We’d bought supplies at the IGA in Clermont– bacon, eggs, bread, fruit. Now I was standing at the barbecue in the camp kitchen, the bacon beside me on the bench. A flash of wings and it was gone. A kookaburra flew off with a full beak. Hm. Just eggs for tea then.
Carnarvon Gorge is a famously spectacular place, with a clear, permanent creek, fine sandstone cliffs, palm trees, cycads and rock paintings.
Con and I were staying in a cabin at Takarakka Bush Resort, in a bend of Carnarvon Creek five kilometres from the start of the main gorge walking track. It was winter, and the temperature fell overnight to near freezing.
This was Con’s first visit, but I first went there as a teenager with my family, and I wrote about it for my school magazine.
Beside the creek, under the trees, blady grass grows four feet high, and through the grass winds a narrow track, running down to meet the creek bed near a neat pile of stones. Across the creek, where the track begins again, stands another pile.
There are now stairs to the hanging gorges we scrambled up to fifty years ago. Guardrails and security cameras protect the ancient Aboriginal images on the Art Gallery cliffs: stencilled hands and boomerangs, crosshatching and engravings in the sandstone.
There are public toilets in the gorge now. People no longer camp in the Cathedral Cave. Fifty years ago, we spread our blankets under that high, wide arch, on soft sand eroded from the roof above and mattresses of the dry palm fronds that lie everywhere in the gorge.
As we lay huddled under our rugs with two great fires between us and the freezing night, we could see beside and above us, from one end of the cave to the other, ancient Aboriginal prints and images, even a child’s tiny handprints.
That night, years ago, a film crew had gathered piles of palm fronds, lit them, and filmed the arch above us in the glow of the fires.
The marks on the Art Gallery cliffs have ritual significance, but the Cathedral Cave art seems more domestic. Excavations in the floor of the cave have revealed that people were camping here at least twenty thousand years ago.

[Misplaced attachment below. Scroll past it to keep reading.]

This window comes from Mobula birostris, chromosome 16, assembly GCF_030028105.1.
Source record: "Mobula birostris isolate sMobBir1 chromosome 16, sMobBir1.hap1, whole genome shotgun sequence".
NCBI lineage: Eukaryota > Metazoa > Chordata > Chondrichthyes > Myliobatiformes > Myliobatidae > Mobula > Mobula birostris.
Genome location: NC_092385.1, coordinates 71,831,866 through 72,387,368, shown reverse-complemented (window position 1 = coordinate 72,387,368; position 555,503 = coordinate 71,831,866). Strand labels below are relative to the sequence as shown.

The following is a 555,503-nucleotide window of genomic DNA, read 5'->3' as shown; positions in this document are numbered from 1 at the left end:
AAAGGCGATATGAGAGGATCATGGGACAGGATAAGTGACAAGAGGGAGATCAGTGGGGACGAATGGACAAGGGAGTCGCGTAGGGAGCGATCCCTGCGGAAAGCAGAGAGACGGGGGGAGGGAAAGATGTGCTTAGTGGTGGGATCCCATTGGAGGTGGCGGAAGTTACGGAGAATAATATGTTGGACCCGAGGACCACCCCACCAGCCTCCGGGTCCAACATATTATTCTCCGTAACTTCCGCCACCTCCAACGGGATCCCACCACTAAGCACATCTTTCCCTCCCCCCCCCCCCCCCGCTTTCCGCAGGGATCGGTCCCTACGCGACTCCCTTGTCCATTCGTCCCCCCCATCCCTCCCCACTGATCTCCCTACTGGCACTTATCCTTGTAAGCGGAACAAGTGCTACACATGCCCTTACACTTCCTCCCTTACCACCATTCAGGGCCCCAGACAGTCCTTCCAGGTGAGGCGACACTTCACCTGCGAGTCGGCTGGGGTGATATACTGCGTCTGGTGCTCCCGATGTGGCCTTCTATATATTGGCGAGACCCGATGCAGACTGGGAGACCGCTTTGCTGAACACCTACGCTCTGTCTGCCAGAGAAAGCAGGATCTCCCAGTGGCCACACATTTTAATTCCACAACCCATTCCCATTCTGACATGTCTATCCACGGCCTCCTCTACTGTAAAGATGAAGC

In Takarakka, people cook and eat together at the camp kitchen. We talked to friendly and interesting people from Canberra and Sydney, France and Austria, while the kookaburras lurked on the rafters above us.
On our first day, walking up one of the outer gorges, Mickey Creek Gorge, we met a man coming down the track with a bush walking stick. “You have it,” he said to me. “I’ve finished with it.”
It was a fine piece of eucalyptus, straight and carefully trimmed, and I accepted it with pleasure.
“We’re leaving tomorrow, so you can take my map of the gorge, too. The National Parks office doesn’t provide them anymore.”
A map is useful. The Carnarvon Gorge walks are well sign-posted, with distances marked, but it’s good to plan your walking day ahead of time.
Back at the car park after the walk, I leaned my stick against a nearby rock, near others left by returning walkers. The next day, I saw a woman using it in the main gorge. I hope she, too, left it for someone else to use.
Carnarvon Creek is cold and clear as it runs over its stony bed. There are platypuses in the creek, and birds in the bushland.
The white sandstone cliffs of the gorge can be seen from a distance as you drive in. When I was at university, visiting with a group of students, we climbed up to Battleship Spur where we could look down on the gorge and its branches curving like white ribbons below us.
We lay on the grass and went to sleep, and when we woke up it almost evening. Darkness fell before we could get back to the base camp in the gorge, and we spent all night marooned on a point of high land with cliffs falling away on both sides in the gloom, singing songs and telling stories with only a small fire for light and warmth.
Next morning, we found our way down to our campsite and gear. The porridge we cooked in a billy for breakfast was the best thing I’d ever eaten.
When we turned for home, I was sad at the thought of leaving this gorge, with its creek, its greenery, and its vast cliffs.
In the camp kitchen on the evening before Con and I left for home, I asked if anyone wanted our left-over eggs. A young Austrian couple took them and made pancakes for everyone.
We also offered our map of the gorge, and an Irish backpacker put his hand up. We gave it to him and he poured us a glass of red wine, and we drank together to the pleasures of the bush.